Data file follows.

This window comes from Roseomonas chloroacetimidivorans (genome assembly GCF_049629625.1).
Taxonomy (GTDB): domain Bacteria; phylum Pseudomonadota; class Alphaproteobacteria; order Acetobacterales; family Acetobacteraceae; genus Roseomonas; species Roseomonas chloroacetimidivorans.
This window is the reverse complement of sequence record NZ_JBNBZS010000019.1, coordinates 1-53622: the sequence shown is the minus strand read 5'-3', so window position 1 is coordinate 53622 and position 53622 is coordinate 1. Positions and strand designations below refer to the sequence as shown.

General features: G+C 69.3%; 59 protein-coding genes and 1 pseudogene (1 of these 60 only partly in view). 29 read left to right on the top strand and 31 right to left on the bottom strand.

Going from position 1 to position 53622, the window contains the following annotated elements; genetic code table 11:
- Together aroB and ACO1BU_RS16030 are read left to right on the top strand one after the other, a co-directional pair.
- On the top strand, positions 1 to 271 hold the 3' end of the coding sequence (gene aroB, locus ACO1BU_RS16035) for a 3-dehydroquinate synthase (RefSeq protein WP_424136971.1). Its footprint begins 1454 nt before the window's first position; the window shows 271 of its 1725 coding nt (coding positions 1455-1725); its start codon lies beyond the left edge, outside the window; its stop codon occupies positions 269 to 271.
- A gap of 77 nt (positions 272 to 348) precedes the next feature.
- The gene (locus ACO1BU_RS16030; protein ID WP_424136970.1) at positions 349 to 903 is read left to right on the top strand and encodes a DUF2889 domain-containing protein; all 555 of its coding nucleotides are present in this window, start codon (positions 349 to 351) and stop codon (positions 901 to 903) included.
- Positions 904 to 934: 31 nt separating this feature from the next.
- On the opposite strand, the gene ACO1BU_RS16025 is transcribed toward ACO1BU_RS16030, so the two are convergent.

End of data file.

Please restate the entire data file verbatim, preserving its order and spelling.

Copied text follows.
This window comes from Roseomonas chloroacetimidivorans (genome assembly GCF_049629625.1).
Taxonomy (GTDB): domain Bacteria; phylum Pseudomonadota; class Alphaproteobacteria; order Acetobacterales; family Acetobacteraceae; genus Roseomonas; species Roseomonas chloroacetimidivorans.
This window is the reverse complement of sequence record NZ_JBNBZS010000019.1, coordinates 1-53622: the sequence shown is the minus strand read 5'-3', so window position 1 is coordinate 53622 and position 53622 is coordinate 1. Positions and strand designations below refer to the sequence as shown.

General features: G+C 69.3%; 59 protein-coding genes and 1 pseudogene (1 of these 60 only partly in view). 29 read left to right on the top strand and 31 right to left on the bottom strand.

Going from position 1 to position 53622, the window contains the following annotated elements; genetic code table 11:
- Together aroB and ACO1BU_RS16030 are read left to right on the top strand one after the other, a co-directional pair.
- On the top strand, positions 1 to 271 hold the 3' end of the coding sequence (gene aroB, locus ACO1BU_RS16035) for a 3-dehydroquinate synthase (RefSeq protein WP_424136971.1). Its footprint begins 1454 nt before the window's first position; the window shows 271 of its 1725 coding nt (coding positions 1455-1725); its start codon lies beyond the left edge, outside the window; its stop codon occupies positions 269 to 271.
- A gap of 77 nt (positions 272 to 348) precedes the next feature.
- The gene (locus ACO1BU_RS16030; protein ID WP_424136970.1) at positions 349 to 903 is read left to right on the top strand and encodes a DUF2889 domain-containing protein; all 555 of its coding nucleotides are present in this window, start codon (positions 349 to 351) and stop codon (positions 901 to 903) included.
- Positions 904 to 934: 31 nt separating this feature from the next.
- On the opposite strand, the gene ACO1BU_RS16025 is transcribed toward ACO1BU_RS16030, so the two are convergent.